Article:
As we embark upon a new year with great hope and anticipation, but also with some hesitation, with the continued turbulence and struggles in our world and lives, I thought I’d try to help encourage a mood of positivity with today’s blog and playlist, perhaps trying to channel the power of positive thinking.

I just finished reading Dave Grohl’s “The Storyteller: Tales of Life and Music.”  It’s an excellent book, definitely worth a read. I can thank my daughter for lending it to me, and I’m lending it around so much I need to purchase another copy to give back to her!

For those of you stuck in the 60’s, 70’s and 80’s like me, you might not be familiar with Dave Grohl.  He is the lead singer, drummer, and guitarist of Foo Fighters, and formerly the drummer of Nirvana, and his band prior to that Scream. 

Nirvana’s anthem of the 90’s angst was “Smells Like Teen Spirit” which ironically for a band that wanted to be counter-cultural and against the mainstream, struck a nerve in the unsettled youth of the 90’s and perhaps became the touchstone and biggest hit of the decade, catapulting the band in to riches and fame.  But it’s no wonder the grunge scene originated in Seattle, with its gloomy rainy weather being the perfect muse to encourage bands to further delve into the depths of their sorrows and frustration.

Nirvana was definitely a bit too punk, grunge, and depressive for me back in the 90’s, when I had little time to devote to new music, being busy with medical school, residency, then my new family.  I mostly stuck to my comfort zone, with new music from my old standbys, artists of the 60’s, 70’s and 80’s.  It was safe and easy, and something to keep me sane in my at times 100+ hour work weeks.

I recently revisited Nirvana, starting with their Unplugged offerings, which would be their last major recorded live performance, released after Kurt Cobain died.  This proved a good reintroduction, with Kurt and the band a little more subdued due to the more acoustic nature of the Unplugged recordings.  I was struck with how much their Unplugged songs reminded me of R.E.M., a band I liked in college in the 80’s. They were a band from the Athens, GA scene, along with the B-52s. I had cassette tapes back in the day of some of my college friends’ albums, and my personal favorite album by them was “Reckoning,” but “Murmur,” “Fables of the Reconstruction,” “Life’s Rich Pageant,” “Document,” “Out of Time,” and “Automatic for the People” were also great albums.

Interestingly, per Wikipedia, I’m not alone in the comparison:

The album MTV Unplugged in New York was released posthumously in 1994. It has drawn comparisons to R.E.M.’s 1992 release, Automatic for the People. In 1993, Cobain had predicted that the next Nirvana album would be “pretty ethereal, acoustic, like R.E.M.’s last album”.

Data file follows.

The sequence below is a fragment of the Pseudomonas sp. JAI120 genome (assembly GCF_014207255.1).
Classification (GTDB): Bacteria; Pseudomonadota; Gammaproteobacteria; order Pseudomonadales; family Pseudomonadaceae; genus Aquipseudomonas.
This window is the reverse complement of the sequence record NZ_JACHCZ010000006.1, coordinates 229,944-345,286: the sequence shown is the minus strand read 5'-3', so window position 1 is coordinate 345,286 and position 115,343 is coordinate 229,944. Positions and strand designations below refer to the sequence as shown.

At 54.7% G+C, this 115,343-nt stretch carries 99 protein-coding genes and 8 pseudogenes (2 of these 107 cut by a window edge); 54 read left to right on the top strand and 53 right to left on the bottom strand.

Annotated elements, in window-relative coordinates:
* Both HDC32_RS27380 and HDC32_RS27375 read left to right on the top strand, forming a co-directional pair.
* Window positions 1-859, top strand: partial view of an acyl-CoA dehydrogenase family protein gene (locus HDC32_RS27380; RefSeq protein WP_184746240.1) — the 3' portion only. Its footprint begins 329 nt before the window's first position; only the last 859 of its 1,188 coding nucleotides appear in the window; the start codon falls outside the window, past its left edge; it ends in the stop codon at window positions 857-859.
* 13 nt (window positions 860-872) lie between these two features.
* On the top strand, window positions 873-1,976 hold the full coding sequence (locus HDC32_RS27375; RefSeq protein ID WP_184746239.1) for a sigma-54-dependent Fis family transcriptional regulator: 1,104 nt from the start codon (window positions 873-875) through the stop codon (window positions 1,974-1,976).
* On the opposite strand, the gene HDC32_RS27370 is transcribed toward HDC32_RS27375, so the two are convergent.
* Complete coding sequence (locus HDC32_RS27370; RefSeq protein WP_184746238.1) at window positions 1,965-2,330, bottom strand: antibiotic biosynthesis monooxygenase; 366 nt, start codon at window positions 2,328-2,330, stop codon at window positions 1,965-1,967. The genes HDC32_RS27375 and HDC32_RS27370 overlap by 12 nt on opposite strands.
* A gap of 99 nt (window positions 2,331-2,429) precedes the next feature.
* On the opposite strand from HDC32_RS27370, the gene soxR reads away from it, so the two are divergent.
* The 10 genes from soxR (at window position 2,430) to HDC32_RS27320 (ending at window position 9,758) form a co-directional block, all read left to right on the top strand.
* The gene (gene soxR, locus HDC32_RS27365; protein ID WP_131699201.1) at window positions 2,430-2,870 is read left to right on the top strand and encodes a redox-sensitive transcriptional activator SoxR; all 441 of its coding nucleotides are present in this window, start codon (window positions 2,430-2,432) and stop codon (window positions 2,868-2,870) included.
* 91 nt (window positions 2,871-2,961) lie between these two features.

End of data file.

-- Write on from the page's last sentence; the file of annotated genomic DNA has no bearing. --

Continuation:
“Yeah, he talked a lot about what direction he was heading in”, Cobain’s friend, R.E.M.’s lead singer Michael Stipe, told Newsweek in 1994. “I mean, I know what the next Nirvana recording was going to sound like. It was going to be very quiet and acoustic, with lots of stringed instruments. It was going to be an amazing fucking record, and I’m a little bit angry at him for killing himself. He and I were going to record a trial run of the album, a demo tape. It was all set up. He had a plane ticket. He had a car picking him up. And at the last minute he called and said, ‘I can’t come.'” Stipe was chosen as the godfather of Cobain’s and Courtney Love’s daughter, Frances Bean Cobain.

I then progressed to Nirvana’s studio “harder” catalogue. I can definitely now better appreciate his and the band’s musical talents, but their more screaming lyrical style of some of their songs still are not an attraction for me.

In the 90’s I did dabble with some new artists, such as Hootie and the Blowfish, who had a catchy vocal style and sound:

Often dubbed heartland rock or jangle pop, their music was less dark and brooding than grunge. Hootie’s lead singer Darius Rucker, a local guy from Charleston, SC, has now made a career in country music.  The band recently reunited to release their first album in 15 years.

And then there was the definitely more pop sound of Spin Doctors, with some great bluesy rock guitar riffs, especially if you give a listen to “Jimmy Olson Blues.” This was perhaps their biggest hit, though:

I even listened to a little mainstream grunge, like Pearl Jam:

And Stone Temple Pilots:

These bands were hard to ignore.  They were so big on not just the alternative/grunge scene, but even on pop radio, back before music streaming when we all still listened to radio.

Fast forward again to Dave’s book.  He speaks about growing up feeling different, not part of the mainstream.  He found his meaning in music, with an attraction to punk at the time, which eventually morphed into the grunge scene in Seattle.  Dave praises his mother for encouraging and cultivating his musical talent, and allowing him the freedom to explore his own path.  From his book regarding his mother:

“She had given me life not once but twice, by allowing me the freedom to become who I wanted to be, ultimately releasing me to my own destiny. Through her faith in me, she gave me the courage and the confidence to have faith in myself. Through her passion and conviction, she taught me to live with passion and conviction of my own. And through her unconditional love for me, she showed me how to love others unconditionally… She was forever my hero and greatest inspiration; I owed all of this to her.”